For Black Lives Matter activist Shaun King, there are few things in this world that aren’t a constant reminder of the racial struggle he faces in his head. And clearly there’s a lot in King’s head as he also believes he is in fact black.In any event, “Talcum X” most recently blasted the New York Daily News, the paper with the unfortunate status of being King’s employer, as racist. Their crime? Reporting on a high-profile crime in New York City, referring to the alleged murderer of jogger Karina Vetrano as a “demon.”
King followed up the tweet with a rambling, incoherent 1500+ word essay attempting to explain how the headline is racist. In one of the few paragraphs where he actually addresses the headline, King states “By calling Chanel Lewis (the suspected killer) “a demon” and “a brute,” the headline devolved into language that has been used to dehumanize and even lynch black men in America for the past century.”
Given that the number of blacks who were killed by lynching in all of America (fewer than 4,000) is less than the number of blacks being killed by other blacks in any given year, it appears the alleged “dehumanization” isn’t translating into any action in response. The headline wasn’t dehumanizing black people, it was dehumanizing a man accused of violently raping and killing a woman, which most rational people would find inhuman.
However, it turns out there actually is a racial element to this story, just not the kind of racism King wants for his narrative.As BizPacReview reported: The murderer of a 30-year-old jogger in Queens, New York indicated he killed the woman because she was white.
“I don’t like those people over there,” confessed killer Chanel Lewis, 20, told a black detective, the New York Post reported.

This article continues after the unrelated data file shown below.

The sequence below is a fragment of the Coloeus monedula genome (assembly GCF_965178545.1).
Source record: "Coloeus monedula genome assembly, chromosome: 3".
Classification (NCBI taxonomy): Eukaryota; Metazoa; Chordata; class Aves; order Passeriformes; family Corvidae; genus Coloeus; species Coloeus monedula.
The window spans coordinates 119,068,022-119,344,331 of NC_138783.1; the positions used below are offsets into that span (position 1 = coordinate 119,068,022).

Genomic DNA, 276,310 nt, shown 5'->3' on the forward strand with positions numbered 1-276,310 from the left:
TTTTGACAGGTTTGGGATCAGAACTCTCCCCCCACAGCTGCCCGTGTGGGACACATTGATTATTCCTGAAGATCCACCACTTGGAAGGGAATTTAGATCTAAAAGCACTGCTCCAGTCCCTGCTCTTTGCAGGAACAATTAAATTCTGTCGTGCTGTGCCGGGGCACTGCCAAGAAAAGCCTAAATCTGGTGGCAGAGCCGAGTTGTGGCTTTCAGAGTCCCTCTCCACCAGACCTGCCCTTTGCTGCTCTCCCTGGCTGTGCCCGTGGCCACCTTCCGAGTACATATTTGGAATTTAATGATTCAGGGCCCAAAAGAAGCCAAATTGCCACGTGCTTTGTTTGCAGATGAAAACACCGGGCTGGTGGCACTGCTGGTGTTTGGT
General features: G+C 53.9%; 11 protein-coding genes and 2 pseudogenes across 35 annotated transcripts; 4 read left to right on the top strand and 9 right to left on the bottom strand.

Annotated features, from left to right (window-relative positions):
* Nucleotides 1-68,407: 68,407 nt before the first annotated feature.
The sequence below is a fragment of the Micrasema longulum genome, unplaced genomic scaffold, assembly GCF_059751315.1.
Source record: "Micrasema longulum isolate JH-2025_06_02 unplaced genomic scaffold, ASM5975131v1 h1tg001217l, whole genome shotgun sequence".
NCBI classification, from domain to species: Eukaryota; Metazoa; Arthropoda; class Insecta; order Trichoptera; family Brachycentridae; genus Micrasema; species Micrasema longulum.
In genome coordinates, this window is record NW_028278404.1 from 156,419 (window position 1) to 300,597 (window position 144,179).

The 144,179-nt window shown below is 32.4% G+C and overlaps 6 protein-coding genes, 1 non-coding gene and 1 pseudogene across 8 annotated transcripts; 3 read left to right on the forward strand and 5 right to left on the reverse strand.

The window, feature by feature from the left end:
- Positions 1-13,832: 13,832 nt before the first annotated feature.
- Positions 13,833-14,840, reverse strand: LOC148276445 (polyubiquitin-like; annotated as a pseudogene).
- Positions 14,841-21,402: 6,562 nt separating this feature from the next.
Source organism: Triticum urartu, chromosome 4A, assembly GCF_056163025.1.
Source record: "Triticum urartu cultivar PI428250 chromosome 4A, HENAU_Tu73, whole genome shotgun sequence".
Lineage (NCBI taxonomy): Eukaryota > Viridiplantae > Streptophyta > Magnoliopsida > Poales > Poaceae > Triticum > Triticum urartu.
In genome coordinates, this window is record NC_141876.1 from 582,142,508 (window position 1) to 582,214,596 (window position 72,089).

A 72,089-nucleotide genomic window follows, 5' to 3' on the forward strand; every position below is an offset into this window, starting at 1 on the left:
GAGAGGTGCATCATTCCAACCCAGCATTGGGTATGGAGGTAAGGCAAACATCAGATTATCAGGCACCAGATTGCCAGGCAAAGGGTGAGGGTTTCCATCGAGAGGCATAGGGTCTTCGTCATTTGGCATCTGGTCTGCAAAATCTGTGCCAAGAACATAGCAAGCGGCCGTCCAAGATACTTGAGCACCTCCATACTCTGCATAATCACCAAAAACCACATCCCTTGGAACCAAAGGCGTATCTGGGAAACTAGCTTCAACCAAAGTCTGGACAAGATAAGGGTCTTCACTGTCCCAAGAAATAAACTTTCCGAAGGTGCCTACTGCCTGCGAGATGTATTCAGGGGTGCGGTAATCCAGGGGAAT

Lewis refused to talk to a white detective but when black detective, Barry Brown, interviewed him he waived his miranda rights and gave two videotaped statements.Brown is regarded as “best detective in Queens for getting confessions,” sources told the Post.
He told the detective that he was angry and took it out on Karina Vetrano in Aug. 2013 as she jogged by him.
“I was angry. I had some issues at home. I just lost it. When I saw her, I just hit her and kept hitting her. I hit her and choked her,’’ he said, according to the Post.The accused murderer gave “very detailed, incriminating statements” where he described “each step of the assault,” NYPD Chief of Detectives Robert Boyce said at a news conference.
Lewis’ DNA was found under Vetrano’s fingernails, on her back and on her cellphone, Boyce told reporters.
“The perp said he had a bad temper. He confessed on video about the assault specifically. He did not want to admit to the rape,” a source close to the investigation told the Post.
King would never admit it (because he wouldn’t have a career if he did), but such hate crimes are vastly more common than the reverse.
If King is concerned with rhetoric turning to violence, he should start by reflecting on his own.
[Note: This post was authored by Matt Palumbo. Follow him on Twitter @MattPalumbo12]